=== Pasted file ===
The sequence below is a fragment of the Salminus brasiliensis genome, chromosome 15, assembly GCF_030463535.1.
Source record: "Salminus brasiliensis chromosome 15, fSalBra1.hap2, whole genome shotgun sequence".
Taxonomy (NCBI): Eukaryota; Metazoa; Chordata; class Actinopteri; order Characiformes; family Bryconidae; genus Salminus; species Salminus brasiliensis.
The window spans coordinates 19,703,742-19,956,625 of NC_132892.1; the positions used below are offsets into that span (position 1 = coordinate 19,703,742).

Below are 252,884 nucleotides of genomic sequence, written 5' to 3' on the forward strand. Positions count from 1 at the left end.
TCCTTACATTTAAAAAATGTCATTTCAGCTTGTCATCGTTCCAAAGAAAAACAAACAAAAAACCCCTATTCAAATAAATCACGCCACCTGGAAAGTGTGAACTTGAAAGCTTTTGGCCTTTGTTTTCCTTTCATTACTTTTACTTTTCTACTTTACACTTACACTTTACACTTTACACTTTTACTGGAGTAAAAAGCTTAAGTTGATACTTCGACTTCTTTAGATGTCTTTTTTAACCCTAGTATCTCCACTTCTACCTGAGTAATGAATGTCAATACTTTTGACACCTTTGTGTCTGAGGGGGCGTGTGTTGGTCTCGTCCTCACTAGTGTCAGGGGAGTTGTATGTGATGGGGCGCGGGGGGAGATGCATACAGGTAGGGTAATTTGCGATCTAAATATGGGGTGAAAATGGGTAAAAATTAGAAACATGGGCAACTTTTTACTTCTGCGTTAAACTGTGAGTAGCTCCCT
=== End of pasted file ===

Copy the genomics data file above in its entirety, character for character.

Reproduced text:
The sequence below is a fragment of the Salminus brasiliensis genome, chromosome 15, assembly GCF_030463535.1.
Source record: "Salminus brasiliensis chromosome 15, fSalBra1.hap2, whole genome shotgun sequence".
Taxonomy (NCBI): Eukaryota; Metazoa; Chordata; class Actinopteri; order Characiformes; family Bryconidae; genus Salminus; species Salminus brasiliensis.
The window spans coordinates 19,703,742-19,956,625 of NC_132892.1; the positions used below are offsets into that span (position 1 = coordinate 19,703,742).

Below are 252,884 nucleotides of genomic sequence, written 5' to 3' on the forward strand. Positions count from 1 at the left end.
TCCTTACATTTAAAAAATGTCATTTCAGCTTGTCATCGTTCCAAAGAAAAACAAACAAAAAACCCCTATTCAAATAAATCACGCCACCTGGAAAGTGTGAACTTGAAAGCTTTTGGCCTTTGTTTTCCTTTCATTACTTTTACTTTTCTACTTTACACTTACACTTTACACTTTACACTTTTACTGGAGTAAAAAGCTTAAGTTGATACTTCGACTTCTTTAGATGTCTTTTTTAACCCTAGTATCTCCACTTCTACCTGAGTAATGAATGTCAATACTTTTGACACCTTTGTGTCTGAGGGGGCGTGTGTTGGTCTCGTCCTCACTAGTGTCAGGGGAGTTGTATGTGATGGGGCGCGGGGGGAGATGCATACAGGTAGGGTAATTTGCGATCTAAATATGGGGTGAAAATGGGTAAAAATTAGAAACATGGGCAACTTTTTACTTCTGCGTTAAACTGTGAGTAGCTCCCT